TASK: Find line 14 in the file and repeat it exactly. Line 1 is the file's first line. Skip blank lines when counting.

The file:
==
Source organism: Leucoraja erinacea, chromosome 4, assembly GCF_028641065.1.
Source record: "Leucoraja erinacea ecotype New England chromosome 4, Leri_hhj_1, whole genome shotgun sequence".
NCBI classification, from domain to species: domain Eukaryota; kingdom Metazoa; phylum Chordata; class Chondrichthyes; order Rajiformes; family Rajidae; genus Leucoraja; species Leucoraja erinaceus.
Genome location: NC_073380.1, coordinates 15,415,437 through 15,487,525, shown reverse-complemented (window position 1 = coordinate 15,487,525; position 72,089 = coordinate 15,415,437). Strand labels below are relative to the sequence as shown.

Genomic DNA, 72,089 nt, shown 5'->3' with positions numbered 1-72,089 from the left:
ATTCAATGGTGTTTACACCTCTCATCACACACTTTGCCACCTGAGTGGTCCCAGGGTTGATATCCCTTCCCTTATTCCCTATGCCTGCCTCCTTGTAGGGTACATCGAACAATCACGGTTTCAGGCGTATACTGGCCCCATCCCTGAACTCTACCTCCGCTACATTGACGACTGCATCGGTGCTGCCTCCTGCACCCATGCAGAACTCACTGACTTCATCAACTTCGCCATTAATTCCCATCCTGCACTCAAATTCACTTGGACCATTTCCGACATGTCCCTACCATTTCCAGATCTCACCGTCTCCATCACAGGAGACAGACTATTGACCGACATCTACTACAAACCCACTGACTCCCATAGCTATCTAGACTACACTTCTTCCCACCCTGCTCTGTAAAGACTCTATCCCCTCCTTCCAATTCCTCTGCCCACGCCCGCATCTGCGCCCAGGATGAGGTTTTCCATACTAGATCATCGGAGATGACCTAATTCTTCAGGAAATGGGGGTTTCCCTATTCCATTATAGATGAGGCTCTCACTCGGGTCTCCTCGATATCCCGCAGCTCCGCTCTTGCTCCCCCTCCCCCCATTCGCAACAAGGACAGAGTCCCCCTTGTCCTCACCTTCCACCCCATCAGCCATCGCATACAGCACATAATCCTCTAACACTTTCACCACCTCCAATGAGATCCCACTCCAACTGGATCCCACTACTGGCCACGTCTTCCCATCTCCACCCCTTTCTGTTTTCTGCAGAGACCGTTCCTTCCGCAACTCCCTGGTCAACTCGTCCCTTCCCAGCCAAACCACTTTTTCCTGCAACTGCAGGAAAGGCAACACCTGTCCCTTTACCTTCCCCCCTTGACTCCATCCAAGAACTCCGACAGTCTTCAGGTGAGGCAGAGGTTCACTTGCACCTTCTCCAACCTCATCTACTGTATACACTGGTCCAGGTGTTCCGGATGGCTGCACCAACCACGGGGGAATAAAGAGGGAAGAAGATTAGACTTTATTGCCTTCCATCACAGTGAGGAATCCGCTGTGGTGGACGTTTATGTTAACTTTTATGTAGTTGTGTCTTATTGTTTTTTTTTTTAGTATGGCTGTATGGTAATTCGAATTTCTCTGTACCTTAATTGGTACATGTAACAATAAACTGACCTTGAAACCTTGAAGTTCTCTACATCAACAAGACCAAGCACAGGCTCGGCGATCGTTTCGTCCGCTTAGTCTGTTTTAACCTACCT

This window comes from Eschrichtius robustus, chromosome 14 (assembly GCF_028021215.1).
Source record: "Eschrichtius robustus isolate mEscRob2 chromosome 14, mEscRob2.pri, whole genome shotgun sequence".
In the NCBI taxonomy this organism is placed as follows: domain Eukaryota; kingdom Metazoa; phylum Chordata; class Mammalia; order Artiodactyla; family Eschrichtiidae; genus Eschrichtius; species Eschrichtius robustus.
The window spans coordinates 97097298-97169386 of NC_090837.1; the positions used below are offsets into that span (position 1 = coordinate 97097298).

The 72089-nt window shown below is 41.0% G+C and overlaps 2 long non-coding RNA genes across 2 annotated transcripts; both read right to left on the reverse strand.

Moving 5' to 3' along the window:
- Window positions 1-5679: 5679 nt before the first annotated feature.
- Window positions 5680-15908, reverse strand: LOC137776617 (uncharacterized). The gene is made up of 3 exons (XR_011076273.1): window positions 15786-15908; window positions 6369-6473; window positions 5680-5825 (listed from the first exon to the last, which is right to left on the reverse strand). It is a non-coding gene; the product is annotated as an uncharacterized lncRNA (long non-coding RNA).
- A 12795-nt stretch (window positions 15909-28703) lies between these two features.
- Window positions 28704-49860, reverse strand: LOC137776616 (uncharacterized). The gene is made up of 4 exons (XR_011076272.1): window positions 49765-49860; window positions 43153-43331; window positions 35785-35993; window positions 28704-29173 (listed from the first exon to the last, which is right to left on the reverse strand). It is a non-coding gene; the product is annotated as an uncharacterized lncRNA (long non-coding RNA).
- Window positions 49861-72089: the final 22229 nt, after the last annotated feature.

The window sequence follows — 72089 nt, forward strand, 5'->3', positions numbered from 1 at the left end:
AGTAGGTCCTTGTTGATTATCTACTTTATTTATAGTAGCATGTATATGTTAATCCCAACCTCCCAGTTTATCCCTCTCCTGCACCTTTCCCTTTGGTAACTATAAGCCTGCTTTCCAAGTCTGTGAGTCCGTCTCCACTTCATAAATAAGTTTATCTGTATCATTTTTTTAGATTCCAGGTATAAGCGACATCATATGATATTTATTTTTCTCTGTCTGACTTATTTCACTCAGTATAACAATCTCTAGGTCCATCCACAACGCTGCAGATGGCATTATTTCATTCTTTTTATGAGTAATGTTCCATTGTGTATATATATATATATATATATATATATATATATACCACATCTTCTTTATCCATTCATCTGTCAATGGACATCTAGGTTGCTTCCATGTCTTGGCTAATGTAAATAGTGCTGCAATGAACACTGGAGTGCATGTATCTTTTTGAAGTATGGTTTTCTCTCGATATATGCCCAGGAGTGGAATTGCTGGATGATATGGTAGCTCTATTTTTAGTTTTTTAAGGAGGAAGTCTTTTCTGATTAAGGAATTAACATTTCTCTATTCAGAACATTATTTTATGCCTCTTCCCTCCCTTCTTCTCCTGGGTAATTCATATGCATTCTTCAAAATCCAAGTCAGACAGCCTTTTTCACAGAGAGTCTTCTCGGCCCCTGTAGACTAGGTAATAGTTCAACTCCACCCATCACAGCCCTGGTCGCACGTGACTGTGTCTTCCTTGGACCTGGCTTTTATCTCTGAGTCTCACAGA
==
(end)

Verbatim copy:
- Window positions 5680-15908, reverse strand: LOC137776617 (uncharacterized). The gene is made up of 3 exons (XR_011076273.1): window positions 15786-15908; window positions 6369-6473; window positions 5680-5825 (listed from the first exon to the last, which is right to left on the reverse strand). It is a non-coding gene; the product is annotated as an uncharacterized lncRNA (long non-coding RNA).